Clicks – When a user clicks on your ad and visits your website.
CTR – Click through Rate – Refers to the number of times your ad is clicked divided by the amount of times it was shown. For example, if your ad is shown 100 times and was clicked on 3 times (3/100=.03) your CTR would be 3%. The higher your CTR is, the better your ad is performing.
Conversion – Refers to a completed specific action or interaction you want the user to take, like a purchase, sign up, download, etc.
Conversion Rate – This refers to the number of visitors who convert (take a desired action on your site) after clicking through your ad, divided by the total number of click-throughs to your site for that ad. For example, if an ad brings in 100 click-throughs and 7 of the 100 clicks resulted in a conversion, then the conversion rate is 7% (7/ 100 = 0.07). Higher conversion rates generally translate into more successful PPC campaigns with a better Return on Investment (ROI).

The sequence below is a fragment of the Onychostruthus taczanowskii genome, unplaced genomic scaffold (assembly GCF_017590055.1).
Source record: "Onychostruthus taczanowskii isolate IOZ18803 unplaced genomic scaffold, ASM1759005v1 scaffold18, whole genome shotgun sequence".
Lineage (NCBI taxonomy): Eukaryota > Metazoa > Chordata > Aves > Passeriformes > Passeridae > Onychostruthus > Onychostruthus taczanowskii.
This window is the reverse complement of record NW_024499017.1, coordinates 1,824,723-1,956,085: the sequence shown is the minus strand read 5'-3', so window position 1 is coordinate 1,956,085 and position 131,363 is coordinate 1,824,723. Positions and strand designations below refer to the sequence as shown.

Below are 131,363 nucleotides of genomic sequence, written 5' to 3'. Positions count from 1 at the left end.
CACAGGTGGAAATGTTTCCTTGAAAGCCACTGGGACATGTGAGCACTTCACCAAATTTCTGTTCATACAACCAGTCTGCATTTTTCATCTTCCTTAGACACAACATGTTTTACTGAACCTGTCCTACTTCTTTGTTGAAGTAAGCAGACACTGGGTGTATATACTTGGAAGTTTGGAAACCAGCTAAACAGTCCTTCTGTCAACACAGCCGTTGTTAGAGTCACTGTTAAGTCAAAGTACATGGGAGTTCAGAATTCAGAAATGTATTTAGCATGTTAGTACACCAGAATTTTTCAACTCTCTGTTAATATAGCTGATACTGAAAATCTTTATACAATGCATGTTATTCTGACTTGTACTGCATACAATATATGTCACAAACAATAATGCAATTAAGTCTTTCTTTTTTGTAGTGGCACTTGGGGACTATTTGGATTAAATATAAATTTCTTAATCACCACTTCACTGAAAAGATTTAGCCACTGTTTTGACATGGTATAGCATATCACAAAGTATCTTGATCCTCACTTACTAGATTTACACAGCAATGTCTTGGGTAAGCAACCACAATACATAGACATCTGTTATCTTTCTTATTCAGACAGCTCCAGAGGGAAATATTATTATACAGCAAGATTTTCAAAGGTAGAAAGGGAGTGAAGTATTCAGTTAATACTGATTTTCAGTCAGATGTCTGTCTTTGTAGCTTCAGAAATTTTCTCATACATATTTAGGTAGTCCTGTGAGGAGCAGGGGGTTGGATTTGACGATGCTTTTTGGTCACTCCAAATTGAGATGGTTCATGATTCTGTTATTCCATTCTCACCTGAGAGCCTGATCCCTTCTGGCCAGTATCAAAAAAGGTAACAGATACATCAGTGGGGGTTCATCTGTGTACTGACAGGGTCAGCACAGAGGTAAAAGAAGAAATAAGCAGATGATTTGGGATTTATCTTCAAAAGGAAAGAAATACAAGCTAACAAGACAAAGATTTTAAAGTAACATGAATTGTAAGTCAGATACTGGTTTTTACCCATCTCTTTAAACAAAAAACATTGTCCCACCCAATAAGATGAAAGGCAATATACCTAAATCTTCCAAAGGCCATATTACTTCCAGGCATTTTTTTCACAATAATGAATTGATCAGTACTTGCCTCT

Quality score: This is a score assigned by search engines that calculates an ad’s click-through-rate, analyzing the relevance of the landing page, and considers other factors used to determine the quality of a site. Quality score is important because ads with higher quality scores are generally placed higher on a page results (higher rank means more visibility) at a lower bid. Some of these determining factors include historical keyword performance, the quality of an ad’s landing page, and other undisclosed attributes. All major search engines use some form of quality score in their search algorithm.
Rank – This is the position in which your ad shows on the search engine results pages. For example, if you rank at position #1, you’re the first listed paid or sponsored ad on the first page. If you’re in position #8, it’s likely that your ad appears on the second page of search results. Rank and position affect your click-through rates and, ultimately, conversion rates for your landing pages.
Phew! That covers it. We told you there were a lot of terms! But with these SEM crib notes in hand, your pay per click marketing efforts will be honor-society worthy.